Thursday, July 31, 2014

The Onion Field (1979)

James Woods Film Fest Movie #6

Synopsis: James Woods portrays a fast-talking, completely amoral scumbag who, …. Oh wait, that describes every James Woods movie! 

Blurb From the VHS Jacket: “A searing adaptation of Joseph Wambaugh’s chilling best-seller. The true story is about two Los Angeles cops who are kidnapped and murdered by two petty crooks One of the officers is murdered in a deserted onion field between Los Angeles and Bakersfield, California.” 

What Did I Learn?: Apparently, if you kidnap somebody in the United States, the death penalty doesn’t apply until you kill your hostage. Hey, that’s good to know!  

Really?: The Onion Field is based upon a real-life incident, so it might not be fair to critique the movie’s credibility, but I had a hard time believing Jimmy Youngblood would need to apologize to Greg Powell (and then resort to fellatio) in order to get him to agree to a courtroom strategy that would save both of them from the electric chair.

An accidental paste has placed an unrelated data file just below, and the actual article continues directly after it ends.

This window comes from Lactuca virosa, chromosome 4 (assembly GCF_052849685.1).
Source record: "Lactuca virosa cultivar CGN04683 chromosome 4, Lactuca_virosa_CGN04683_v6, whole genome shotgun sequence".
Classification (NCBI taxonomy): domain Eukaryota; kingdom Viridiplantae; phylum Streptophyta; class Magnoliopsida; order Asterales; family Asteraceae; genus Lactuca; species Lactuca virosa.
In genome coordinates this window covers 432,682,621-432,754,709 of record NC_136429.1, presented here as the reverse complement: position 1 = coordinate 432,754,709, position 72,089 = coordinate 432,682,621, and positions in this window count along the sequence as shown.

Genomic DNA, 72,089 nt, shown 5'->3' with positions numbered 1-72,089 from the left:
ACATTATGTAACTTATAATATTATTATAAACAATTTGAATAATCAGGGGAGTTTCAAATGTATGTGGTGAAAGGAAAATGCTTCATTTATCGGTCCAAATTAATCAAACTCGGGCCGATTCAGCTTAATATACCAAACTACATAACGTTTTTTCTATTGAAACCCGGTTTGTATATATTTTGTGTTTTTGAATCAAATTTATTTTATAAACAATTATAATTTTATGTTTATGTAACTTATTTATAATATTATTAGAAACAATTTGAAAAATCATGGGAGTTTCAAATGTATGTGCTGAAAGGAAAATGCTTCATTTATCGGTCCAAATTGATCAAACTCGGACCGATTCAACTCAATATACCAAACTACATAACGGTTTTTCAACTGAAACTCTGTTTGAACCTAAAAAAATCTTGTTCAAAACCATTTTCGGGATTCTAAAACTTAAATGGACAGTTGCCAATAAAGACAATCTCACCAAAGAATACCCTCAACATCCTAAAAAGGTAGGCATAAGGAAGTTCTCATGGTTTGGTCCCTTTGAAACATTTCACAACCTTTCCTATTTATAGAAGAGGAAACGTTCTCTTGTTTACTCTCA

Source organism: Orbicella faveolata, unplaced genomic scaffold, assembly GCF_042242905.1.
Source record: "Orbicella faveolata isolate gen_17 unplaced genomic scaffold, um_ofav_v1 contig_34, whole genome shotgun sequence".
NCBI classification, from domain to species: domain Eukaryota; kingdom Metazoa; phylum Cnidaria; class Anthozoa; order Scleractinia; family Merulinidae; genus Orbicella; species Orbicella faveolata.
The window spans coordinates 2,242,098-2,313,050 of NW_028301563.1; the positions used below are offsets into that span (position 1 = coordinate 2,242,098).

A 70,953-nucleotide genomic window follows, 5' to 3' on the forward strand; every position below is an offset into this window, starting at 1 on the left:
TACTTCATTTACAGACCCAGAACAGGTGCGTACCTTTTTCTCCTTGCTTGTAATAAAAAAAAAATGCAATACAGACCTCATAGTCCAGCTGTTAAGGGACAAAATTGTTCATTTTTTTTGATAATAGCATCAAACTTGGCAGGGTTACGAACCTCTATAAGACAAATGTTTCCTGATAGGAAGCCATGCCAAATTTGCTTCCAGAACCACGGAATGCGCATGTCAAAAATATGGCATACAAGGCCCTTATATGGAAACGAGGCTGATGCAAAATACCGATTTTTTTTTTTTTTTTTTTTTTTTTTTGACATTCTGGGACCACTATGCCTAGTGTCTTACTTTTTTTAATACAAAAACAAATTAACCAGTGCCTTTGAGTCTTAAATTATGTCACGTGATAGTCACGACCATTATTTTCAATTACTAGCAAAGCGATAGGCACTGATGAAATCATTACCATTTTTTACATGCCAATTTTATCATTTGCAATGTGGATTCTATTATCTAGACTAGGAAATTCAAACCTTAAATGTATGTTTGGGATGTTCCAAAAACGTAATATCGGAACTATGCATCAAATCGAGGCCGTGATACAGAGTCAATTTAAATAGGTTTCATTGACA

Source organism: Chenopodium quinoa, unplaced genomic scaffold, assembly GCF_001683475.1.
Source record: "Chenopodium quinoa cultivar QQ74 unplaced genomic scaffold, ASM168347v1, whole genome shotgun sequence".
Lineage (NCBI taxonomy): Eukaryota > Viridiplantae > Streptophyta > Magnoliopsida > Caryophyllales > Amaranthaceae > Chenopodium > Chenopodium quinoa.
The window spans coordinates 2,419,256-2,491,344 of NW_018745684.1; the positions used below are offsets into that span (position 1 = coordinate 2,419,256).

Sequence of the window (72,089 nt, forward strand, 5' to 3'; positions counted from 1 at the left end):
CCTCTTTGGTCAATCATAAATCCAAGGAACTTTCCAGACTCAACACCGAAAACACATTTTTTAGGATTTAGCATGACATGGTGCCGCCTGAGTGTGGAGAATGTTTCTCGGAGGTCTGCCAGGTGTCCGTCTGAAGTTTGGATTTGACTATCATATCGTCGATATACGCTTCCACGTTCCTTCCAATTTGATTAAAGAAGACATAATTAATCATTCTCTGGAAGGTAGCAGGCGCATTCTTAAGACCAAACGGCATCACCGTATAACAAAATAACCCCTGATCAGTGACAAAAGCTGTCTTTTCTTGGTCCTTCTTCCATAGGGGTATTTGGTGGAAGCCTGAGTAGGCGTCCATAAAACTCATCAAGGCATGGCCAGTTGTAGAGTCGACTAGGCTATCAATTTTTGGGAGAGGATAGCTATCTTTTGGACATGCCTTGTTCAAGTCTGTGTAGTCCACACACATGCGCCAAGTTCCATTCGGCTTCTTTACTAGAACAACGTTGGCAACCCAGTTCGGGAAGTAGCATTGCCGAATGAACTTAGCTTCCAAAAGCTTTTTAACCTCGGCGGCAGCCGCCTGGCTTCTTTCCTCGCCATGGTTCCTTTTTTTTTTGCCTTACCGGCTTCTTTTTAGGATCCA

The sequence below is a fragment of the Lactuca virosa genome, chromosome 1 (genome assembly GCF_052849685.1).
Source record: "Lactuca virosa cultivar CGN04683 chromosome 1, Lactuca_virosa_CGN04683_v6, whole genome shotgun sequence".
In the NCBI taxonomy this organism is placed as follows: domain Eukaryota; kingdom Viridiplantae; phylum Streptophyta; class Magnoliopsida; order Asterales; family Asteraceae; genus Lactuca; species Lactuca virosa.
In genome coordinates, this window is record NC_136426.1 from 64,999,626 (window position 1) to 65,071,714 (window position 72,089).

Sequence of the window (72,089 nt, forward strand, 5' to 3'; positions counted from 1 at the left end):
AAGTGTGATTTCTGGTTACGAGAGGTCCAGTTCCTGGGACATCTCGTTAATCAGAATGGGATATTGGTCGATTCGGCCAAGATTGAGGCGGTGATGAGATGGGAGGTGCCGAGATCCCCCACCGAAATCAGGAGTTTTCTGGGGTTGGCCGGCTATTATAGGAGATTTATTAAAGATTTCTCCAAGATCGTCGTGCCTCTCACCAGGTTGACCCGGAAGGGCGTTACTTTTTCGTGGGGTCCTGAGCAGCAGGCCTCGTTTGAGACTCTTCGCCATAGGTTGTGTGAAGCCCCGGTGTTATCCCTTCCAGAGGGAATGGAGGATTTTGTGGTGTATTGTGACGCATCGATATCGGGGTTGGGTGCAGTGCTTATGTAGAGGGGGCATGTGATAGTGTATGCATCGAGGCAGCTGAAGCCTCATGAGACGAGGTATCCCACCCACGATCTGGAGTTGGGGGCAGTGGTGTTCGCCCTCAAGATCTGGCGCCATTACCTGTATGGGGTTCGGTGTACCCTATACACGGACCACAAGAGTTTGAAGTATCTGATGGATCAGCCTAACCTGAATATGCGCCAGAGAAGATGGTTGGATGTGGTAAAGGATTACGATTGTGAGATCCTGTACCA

Rating: The Onion Field isn’t a fun movie by any stretch, but it’s a good one. The film is an indictment of both America’s revolving-door justice system, and the LAPD’s incredible insensitivity towards one of its own. Interestingly, the murder of Detective Campbell (Ted Danson) merely marks the end of the first act, as the rest of the film deals with Greg and Jimmy trying to stay alive in prison, and the surviving officer’s attempts to get on with his life in spite of some serious survivor’s guilt and post-traumatic stress disorder. Watch for Christopher Lloyd in a small, but memorable part as the jailhouse legal expert. 8.5/10 stars.

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